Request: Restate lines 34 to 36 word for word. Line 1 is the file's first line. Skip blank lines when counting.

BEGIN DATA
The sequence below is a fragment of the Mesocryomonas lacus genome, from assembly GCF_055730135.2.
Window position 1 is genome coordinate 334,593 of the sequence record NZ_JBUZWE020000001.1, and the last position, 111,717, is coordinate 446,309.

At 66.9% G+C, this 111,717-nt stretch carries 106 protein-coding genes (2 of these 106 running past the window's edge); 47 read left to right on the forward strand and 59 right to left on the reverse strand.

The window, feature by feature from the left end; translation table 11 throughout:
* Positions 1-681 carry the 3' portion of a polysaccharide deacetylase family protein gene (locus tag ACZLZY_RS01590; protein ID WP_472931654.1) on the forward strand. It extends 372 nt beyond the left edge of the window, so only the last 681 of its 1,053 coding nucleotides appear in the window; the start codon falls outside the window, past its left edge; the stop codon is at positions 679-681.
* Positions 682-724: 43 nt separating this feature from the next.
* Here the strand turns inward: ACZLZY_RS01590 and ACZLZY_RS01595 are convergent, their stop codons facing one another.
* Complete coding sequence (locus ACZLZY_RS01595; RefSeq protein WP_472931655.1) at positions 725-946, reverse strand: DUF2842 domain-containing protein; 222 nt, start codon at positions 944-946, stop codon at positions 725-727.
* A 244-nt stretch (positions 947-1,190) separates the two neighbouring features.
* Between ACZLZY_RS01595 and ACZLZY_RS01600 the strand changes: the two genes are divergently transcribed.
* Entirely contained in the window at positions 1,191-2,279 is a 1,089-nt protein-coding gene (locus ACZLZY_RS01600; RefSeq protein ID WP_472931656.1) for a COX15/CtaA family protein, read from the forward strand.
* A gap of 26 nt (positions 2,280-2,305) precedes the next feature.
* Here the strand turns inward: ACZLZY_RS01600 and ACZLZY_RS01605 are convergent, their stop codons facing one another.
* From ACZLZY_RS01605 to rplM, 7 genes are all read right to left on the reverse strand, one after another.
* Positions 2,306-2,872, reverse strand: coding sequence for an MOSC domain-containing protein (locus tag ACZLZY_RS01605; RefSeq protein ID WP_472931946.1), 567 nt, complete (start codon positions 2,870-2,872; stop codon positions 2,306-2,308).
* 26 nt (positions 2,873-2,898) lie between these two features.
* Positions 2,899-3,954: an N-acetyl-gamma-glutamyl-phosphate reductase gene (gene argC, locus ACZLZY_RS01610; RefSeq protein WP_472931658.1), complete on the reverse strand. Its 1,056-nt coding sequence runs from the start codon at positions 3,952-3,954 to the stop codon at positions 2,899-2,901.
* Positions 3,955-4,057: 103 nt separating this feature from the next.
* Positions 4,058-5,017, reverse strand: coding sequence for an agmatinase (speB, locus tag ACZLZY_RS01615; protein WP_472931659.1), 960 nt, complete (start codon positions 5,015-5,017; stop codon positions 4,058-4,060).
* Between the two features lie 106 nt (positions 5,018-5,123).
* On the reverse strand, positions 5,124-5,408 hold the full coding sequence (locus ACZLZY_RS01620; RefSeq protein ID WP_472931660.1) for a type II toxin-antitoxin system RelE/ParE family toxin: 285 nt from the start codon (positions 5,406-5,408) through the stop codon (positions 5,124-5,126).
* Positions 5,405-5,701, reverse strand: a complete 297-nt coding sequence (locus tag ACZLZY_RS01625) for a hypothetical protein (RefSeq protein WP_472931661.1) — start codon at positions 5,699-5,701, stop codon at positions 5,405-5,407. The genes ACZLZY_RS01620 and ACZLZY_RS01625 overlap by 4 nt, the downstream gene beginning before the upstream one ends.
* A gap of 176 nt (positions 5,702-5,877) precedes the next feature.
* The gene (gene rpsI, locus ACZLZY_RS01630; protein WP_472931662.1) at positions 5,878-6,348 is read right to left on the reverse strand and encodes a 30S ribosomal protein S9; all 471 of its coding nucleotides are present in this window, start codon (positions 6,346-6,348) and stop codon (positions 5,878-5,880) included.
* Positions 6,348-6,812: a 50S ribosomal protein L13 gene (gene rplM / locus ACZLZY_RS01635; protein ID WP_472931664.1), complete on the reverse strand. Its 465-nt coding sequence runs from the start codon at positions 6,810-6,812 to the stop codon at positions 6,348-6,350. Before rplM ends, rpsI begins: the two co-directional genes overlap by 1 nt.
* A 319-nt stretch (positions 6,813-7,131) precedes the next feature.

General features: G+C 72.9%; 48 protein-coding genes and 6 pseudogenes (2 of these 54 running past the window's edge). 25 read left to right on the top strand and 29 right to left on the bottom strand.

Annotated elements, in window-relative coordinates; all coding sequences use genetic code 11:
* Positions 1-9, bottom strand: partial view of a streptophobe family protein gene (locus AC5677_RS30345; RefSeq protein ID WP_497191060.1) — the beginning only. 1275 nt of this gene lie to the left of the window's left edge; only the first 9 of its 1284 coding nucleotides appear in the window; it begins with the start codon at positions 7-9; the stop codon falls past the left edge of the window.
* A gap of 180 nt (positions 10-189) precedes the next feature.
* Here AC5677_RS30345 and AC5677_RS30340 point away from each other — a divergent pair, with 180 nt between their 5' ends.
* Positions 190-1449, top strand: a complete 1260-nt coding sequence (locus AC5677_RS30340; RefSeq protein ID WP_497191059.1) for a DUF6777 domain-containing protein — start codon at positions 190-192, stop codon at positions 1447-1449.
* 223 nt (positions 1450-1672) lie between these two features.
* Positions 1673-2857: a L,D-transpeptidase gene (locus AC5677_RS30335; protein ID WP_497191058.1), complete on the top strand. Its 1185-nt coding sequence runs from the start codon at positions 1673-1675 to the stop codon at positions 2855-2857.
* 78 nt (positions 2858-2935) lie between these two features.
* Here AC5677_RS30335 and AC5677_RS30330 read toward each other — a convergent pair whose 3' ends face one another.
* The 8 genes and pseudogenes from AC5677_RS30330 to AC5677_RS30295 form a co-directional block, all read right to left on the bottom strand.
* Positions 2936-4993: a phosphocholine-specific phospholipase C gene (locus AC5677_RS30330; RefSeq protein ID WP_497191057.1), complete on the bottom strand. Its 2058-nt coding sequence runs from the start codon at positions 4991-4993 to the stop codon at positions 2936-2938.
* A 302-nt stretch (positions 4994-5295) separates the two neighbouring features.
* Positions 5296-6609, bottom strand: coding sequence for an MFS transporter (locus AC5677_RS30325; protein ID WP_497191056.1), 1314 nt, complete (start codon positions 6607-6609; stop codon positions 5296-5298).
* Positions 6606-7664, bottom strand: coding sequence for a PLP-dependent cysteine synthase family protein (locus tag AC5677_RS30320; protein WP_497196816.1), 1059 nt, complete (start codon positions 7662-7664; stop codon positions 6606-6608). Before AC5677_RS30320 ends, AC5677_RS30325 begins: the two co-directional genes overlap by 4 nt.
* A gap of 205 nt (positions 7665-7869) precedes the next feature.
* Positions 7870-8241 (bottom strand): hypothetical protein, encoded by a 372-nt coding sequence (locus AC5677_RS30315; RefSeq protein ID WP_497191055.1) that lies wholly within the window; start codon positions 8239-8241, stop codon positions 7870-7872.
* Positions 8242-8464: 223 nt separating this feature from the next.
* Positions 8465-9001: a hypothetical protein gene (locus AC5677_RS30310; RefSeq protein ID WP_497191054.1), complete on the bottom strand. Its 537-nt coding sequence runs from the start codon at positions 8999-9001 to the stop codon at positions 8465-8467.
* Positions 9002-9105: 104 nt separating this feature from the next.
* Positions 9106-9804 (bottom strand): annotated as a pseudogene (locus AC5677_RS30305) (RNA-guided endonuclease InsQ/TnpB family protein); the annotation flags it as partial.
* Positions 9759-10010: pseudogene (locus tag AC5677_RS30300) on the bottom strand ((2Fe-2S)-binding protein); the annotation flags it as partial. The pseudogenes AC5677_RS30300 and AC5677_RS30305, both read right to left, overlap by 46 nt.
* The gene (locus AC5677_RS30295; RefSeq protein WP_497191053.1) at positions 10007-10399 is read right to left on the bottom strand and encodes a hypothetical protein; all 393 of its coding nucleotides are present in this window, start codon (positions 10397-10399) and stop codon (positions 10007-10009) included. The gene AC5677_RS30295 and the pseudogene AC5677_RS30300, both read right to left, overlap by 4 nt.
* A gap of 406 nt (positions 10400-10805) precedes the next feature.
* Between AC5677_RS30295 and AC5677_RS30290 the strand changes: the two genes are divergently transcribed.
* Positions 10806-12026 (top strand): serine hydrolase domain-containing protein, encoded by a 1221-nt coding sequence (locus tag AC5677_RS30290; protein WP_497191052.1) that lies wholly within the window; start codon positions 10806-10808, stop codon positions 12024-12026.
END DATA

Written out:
* Positions 1673-2857: a L,D-transpeptidase gene (locus AC5677_RS30335; protein ID WP_497191058.1), complete on the top strand. Its 1185-nt coding sequence runs from the start codon at positions 1673-1675 to the stop codon at positions 2855-2857.
* 78 nt (positions 2858-2935) lie between these two features.
* Here AC5677_RS30335 and AC5677_RS30330 read toward each other — a convergent pair whose 3' ends face one another.